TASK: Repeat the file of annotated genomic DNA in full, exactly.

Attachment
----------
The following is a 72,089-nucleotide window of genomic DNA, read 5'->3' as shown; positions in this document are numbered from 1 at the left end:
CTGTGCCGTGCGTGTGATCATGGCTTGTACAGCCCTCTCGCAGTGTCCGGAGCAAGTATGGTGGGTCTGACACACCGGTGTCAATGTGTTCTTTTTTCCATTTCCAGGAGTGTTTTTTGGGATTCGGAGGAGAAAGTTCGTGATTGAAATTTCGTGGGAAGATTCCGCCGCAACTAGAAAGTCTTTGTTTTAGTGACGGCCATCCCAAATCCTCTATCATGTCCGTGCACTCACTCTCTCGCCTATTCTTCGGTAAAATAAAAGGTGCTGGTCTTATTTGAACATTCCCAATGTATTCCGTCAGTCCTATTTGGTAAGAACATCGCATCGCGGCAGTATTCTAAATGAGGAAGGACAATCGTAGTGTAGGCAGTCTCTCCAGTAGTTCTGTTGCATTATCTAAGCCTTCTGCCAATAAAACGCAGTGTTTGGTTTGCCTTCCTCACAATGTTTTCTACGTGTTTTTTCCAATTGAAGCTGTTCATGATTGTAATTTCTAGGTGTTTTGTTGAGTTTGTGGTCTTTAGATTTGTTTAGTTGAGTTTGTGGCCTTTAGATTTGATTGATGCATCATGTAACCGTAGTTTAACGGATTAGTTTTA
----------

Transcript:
The following is a 72,089-nucleotide window of genomic DNA, read 5'->3' as shown; positions in this document are numbered from 1 at the left end:
CTGTGCCGTGCGTGTGATCATGGCTTGTACAGCCCTCTCGCAGTGTCCGGAGCAAGTATGGTGGGTCTGACACACCGGTGTCAATGTGTTCTTTTTTCCATTTCCAGGAGTGTTTTTTGGGATTCGGAGGAGAAAGTTCGTGATTGAAATTTCGTGGGAAGATTCCGCCGCAACTAGAAAGTCTTTGTTTTAGTGACGGCCATCCCAAATCCTCTATCATGTCCGTGCACTCACTCTCTCGCCTATTCTTCGGTAAAATAAAAGGTGCTGGTCTTATTTGAACATTCCCAATGTATTCCGTCAGTCCTATTTGGTAAGAACATCGCATCGCGGCAGTATTCTAAATGAGGAAGGACAATCGTAGTGTAGGCAGTCTCTCCAGTAGTTCTGTTGCATTATCTAAGCCTTCTGCCAATAAAACGCAGTGTTTGGTTTGCCTTCCTCACAATGTTTTCTACGTGTTTTTTCCAATTGAAGCTGTTCATGATTGTAATTTCTAGGTGTTTTGTTGAGTTTGTGGTCTTTAGATTTGTTTAGTTGAGTTTGTGGCCTTTAGATTTGATTGATGCATCATGTAACCGTAGTTTAACGGATTAGTTTTA